Health inequalities and population health
This briefing summarises NICE's recommendations for local authorities and partner organisations on population health and health inequalities. It is particularly relevant to health and wellbeing boards.
Health inequalities are differences between people or groups due to social, geographical, biological or other factors. These differences have a huge impact, because they result in people who are worst off experiencing poorer health and shorter lives.
Some differences, such as ethnicity, may be fixed. Others are caused by social or geographical factors (also known as 'health inequities') and can be avoided or mitigated.
Local authorities are uniquely placed to tackle health inequalities, as many of the social and economic determinants of health, and the services or activities which can make a difference, fall within their remit (see diagram 1). The challenge is to reduce the difference in mortality and morbidity rates between rich and poor and to increase the quality of life and sense of wellbeing of the whole local community.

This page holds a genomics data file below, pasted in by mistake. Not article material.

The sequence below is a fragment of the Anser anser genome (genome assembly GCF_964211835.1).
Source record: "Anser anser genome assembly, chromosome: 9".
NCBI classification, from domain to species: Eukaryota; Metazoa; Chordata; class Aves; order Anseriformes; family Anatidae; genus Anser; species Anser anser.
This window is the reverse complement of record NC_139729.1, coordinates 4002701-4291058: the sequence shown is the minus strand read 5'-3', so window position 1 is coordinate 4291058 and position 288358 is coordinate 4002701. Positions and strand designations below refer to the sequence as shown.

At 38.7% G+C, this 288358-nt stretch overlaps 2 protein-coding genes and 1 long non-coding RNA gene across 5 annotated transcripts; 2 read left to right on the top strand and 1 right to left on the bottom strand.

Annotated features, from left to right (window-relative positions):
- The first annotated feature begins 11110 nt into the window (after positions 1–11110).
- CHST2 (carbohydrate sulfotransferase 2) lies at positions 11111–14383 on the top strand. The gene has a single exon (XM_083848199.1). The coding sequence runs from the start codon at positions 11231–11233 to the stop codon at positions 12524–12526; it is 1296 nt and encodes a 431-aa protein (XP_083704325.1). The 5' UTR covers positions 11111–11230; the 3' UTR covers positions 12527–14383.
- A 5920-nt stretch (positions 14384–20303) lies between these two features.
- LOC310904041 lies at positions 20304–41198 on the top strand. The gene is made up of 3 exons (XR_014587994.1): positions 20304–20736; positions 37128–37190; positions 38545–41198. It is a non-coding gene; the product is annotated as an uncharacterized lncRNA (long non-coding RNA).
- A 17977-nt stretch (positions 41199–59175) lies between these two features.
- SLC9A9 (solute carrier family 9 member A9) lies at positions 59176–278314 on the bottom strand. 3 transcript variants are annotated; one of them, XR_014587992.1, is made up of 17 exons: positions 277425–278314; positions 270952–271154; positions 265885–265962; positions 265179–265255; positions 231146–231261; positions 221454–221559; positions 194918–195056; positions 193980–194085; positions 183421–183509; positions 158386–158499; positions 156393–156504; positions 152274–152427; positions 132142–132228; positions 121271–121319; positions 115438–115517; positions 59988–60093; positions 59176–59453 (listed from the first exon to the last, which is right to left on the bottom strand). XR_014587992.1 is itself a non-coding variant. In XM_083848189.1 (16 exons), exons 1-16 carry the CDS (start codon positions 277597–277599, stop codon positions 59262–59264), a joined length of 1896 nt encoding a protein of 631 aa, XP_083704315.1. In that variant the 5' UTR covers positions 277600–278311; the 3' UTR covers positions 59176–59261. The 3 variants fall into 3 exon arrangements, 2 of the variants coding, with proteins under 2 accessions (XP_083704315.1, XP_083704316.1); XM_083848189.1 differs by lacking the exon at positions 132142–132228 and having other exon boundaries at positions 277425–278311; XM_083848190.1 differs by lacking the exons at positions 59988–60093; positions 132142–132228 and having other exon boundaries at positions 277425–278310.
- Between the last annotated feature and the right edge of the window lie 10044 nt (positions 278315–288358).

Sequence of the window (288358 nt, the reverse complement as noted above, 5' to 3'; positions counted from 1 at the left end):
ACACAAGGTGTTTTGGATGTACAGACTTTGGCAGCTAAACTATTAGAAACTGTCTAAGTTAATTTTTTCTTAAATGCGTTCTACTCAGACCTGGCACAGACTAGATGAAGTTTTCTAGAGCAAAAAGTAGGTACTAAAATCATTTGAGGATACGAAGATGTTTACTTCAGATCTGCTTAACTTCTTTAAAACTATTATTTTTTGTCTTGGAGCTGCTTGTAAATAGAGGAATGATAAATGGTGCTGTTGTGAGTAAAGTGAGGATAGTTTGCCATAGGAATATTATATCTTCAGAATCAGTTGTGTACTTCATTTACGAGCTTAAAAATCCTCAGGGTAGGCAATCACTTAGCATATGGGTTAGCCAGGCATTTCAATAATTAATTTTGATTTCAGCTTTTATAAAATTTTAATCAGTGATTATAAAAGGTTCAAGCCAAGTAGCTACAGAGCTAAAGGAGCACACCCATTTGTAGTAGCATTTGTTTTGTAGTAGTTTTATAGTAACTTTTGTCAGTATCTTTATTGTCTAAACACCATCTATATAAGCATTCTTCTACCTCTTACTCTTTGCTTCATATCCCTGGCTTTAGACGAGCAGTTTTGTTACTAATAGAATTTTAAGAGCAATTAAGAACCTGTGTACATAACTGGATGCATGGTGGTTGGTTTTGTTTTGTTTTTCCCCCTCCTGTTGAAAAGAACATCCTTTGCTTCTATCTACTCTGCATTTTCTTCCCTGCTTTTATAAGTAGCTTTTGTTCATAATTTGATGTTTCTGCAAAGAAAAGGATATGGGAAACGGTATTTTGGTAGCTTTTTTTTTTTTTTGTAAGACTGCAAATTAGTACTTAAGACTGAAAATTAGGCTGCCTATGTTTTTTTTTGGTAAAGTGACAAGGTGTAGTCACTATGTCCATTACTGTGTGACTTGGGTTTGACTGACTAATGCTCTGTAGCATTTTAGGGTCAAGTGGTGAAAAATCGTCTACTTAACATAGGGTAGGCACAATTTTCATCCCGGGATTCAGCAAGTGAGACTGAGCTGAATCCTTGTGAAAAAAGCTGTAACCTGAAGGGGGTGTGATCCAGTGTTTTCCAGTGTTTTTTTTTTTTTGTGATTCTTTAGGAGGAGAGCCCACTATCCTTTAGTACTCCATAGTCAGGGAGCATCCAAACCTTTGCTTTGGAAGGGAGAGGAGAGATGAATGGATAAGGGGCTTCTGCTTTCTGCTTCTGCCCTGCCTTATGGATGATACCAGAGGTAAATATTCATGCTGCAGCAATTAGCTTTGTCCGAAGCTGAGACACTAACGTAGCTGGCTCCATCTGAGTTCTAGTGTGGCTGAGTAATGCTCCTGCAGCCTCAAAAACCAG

Diagram 1: The social determinants of health and examples of local government services and activities that can make a difference
Source: adapted from Campbell F (editor) (2010) The social determinants of health and the role of local government.
Effective interventions to improve health and reduce health inequalities (so reducing the social gradient) can be measured by comparing data on mortality and morbidity with a measure of a person's social position and their health. In this country, the lower someone's social position, the worse their health is likely to be.
The National Institute for Health and Clinical Excellence (NICE) is an independent organisation providing guidance on the promotion of good health and the prevention and treatment of ill health.
For further information on how to use this briefing and how it was developed, see About this briefing.